Earlier this year, scientists from New York and Sweden published the results of their sweeping study of 5 million DNA barcodes from about 100,000 different animal species. As reported by phys.org on May 28, 2018, the results are “sure to jostle, if not overturn, more than one settled idea about how evolution unfolds.”
In addition to a shocking absence of genetic diversity, the authors were stunned to conclude that about 9 out of every 10 species on Earth appear to have come into being at about the same time, apparently sometime between 100,000 and 200,000 years ago. Study co-author David Thaler said of the findings, “This conclusion is very surprising, and I fought against it as hard as I could.”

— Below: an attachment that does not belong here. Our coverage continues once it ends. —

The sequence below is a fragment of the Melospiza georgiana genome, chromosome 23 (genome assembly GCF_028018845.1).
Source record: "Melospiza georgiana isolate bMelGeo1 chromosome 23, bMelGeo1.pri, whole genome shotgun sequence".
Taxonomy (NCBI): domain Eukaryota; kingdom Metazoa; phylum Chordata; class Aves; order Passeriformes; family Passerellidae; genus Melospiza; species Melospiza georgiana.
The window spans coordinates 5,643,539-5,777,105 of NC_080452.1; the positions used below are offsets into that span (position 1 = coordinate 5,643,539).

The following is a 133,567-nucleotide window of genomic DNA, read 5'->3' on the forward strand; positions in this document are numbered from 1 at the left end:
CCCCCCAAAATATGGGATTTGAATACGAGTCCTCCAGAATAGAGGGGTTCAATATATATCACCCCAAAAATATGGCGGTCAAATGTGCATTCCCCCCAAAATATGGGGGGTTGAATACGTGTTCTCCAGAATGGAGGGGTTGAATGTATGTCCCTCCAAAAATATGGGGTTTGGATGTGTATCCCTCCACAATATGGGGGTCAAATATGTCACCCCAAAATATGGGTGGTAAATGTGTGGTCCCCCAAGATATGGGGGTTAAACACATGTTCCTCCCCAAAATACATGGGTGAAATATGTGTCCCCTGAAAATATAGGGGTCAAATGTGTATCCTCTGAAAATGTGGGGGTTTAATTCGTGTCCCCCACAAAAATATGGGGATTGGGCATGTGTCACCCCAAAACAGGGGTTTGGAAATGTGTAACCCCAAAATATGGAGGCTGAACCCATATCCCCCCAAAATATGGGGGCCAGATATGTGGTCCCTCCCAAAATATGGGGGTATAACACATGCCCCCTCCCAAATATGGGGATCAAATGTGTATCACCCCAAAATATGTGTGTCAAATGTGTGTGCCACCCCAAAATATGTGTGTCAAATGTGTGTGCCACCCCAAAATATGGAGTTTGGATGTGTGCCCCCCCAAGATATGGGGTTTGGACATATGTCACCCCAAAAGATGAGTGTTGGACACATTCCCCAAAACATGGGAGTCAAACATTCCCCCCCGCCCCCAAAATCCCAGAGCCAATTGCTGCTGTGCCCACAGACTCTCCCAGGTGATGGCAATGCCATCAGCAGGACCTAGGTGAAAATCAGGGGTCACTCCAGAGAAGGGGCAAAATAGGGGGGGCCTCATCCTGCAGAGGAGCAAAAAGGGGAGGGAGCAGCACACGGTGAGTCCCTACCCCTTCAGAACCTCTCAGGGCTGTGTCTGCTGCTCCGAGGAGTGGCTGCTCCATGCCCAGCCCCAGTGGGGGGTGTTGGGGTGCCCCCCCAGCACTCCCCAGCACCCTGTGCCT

One unavoidable possibility these results raise is articulated in the phys.org report, which asks, “Was there some catastrophic event 200,000 years ago that nearly wiped the slate clean?” In part one of this two-part presentation, Thunderbolts colleague Peter Mungo Jupp begins a comprehensive and radical re-assessment of the questions: how old is the Earth, and how has life unfolded upon it?